The system was first discovered by prehistoric people, who left behind material evidence of their incursions (bones, tools, pottery, etc.).
The first explorer whose writings we possess was Jules de Malbos (1854), a naturalist from the Ardèche who entered the temporary course of the Cocalhère-Basse, the key component of the system, through the Aven de la Cocalhère, a naturally occurring hole. Jules de Malbos also identified other branches of the system, such as the Goule de Sauvas.
Also of note is the exploration in 1892 by the engineer Gaupillat (cousin of the famous explorer Martel), who travelled along the Cocalhère-Basse up to the first body of water 1900 metres below ground.
In 1937, still in the Cocalhère-Basse, Robert de Joly led a team as far as a sump 2500 metres below ground, and reached a higher tier.
Then, from 1953 to 1966, the Speleological and Prehistoric Society of Gard-Ardèche (SSPGA) embarked on a methodical exploration of the whole synclinal group. In 1953, for example, starting from the spot that has since become the tourist chambers, the SSPGA discovered the Puits de l’Aventure, which opens onto an active underground stream. This was the first time that running water had been found in a complex (since then, a pumping station has been used to bring water to the surface).
The first developments began in 1965 at the external La Cocalière site. A tunnel (inclined gallery) was dug out to make it easier to gain access to the cavern. This is how the network of the Spéloufis (or the Beaumettes) was discovered in 1966, full of beautiful concretions and not yet developed.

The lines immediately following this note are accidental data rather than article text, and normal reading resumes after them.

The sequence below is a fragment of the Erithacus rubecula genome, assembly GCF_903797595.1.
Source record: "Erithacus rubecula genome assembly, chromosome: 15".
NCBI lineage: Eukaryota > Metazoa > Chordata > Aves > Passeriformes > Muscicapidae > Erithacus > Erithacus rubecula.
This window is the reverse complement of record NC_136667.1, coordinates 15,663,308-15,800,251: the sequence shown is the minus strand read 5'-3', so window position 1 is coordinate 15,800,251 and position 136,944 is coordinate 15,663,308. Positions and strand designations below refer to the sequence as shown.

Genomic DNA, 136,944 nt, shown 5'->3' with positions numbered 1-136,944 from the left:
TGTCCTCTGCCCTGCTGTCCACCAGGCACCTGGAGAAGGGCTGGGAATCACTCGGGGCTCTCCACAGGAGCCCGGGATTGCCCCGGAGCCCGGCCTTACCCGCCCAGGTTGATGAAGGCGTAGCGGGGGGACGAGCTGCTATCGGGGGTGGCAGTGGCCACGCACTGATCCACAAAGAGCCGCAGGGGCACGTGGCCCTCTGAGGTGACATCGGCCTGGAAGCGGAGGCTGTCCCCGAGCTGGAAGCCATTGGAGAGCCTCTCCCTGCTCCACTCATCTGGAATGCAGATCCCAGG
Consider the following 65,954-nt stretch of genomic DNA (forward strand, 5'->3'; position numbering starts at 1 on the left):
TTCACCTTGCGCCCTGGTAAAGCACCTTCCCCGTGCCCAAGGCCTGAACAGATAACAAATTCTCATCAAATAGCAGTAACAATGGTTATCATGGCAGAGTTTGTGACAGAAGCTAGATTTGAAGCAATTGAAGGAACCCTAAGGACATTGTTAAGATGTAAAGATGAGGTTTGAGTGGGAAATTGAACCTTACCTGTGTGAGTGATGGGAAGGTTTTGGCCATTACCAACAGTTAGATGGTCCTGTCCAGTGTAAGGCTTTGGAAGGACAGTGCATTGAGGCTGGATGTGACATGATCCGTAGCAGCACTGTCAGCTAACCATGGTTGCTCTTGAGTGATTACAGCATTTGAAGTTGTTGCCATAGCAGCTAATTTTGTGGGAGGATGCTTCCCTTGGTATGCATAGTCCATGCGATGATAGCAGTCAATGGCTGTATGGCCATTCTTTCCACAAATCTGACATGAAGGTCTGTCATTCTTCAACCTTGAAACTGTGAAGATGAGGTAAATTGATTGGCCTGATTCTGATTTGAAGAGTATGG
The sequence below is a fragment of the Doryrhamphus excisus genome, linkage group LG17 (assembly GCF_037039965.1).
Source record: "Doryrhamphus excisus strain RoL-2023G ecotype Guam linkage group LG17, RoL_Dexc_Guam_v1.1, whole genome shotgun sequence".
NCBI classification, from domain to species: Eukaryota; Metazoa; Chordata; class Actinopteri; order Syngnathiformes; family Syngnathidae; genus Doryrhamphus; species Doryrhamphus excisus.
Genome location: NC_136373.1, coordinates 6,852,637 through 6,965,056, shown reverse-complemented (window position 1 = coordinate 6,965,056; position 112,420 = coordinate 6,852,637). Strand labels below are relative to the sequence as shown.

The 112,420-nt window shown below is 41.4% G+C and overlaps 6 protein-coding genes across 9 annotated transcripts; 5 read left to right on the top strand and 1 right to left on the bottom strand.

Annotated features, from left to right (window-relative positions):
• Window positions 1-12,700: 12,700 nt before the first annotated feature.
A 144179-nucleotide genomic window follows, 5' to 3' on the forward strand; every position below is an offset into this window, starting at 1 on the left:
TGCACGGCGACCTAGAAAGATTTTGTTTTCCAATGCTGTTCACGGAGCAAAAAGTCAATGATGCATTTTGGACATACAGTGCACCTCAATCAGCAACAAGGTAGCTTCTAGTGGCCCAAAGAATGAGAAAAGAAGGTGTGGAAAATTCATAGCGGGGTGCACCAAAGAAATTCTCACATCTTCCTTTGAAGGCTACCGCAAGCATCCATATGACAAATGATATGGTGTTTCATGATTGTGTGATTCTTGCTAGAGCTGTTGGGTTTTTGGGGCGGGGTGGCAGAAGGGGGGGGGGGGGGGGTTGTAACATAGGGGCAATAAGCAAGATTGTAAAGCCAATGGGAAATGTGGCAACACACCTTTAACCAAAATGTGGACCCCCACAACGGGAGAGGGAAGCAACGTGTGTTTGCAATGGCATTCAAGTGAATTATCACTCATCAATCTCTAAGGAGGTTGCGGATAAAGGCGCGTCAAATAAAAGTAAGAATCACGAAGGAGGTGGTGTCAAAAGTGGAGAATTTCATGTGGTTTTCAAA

As explorations were often hindered by bodies of water, pumping trials were carried out at several points (Peyraous) in 1953, but these were not a great success. Eventually the death of a diver at the Peyrou de Chadouillet in 1955 put an end to this reconnaissance method.
Fortunately, between 1969 and 1999, cave divers belonging to specialist groups were able to cross many sumps, at Peyrejal, the Goule de Sauvas, and La Cocalière. These diving sessions led to the discovery of several kilometres of galleries which showed how the networks of the system were interconnected. In 1999, B. Poinard went down to the Peyrou de Chadouillet in this way, going into water traps of up to -80 metres without reaching the bottom.
Finally, we should also mention that the exploration of the Beaume de Chazelles, which was started in 1937 by R. de Joly and taken up again between 1950 and 1970 by the SSPGA, is still going on today. This huge network has not yet been connected to those which are located further north.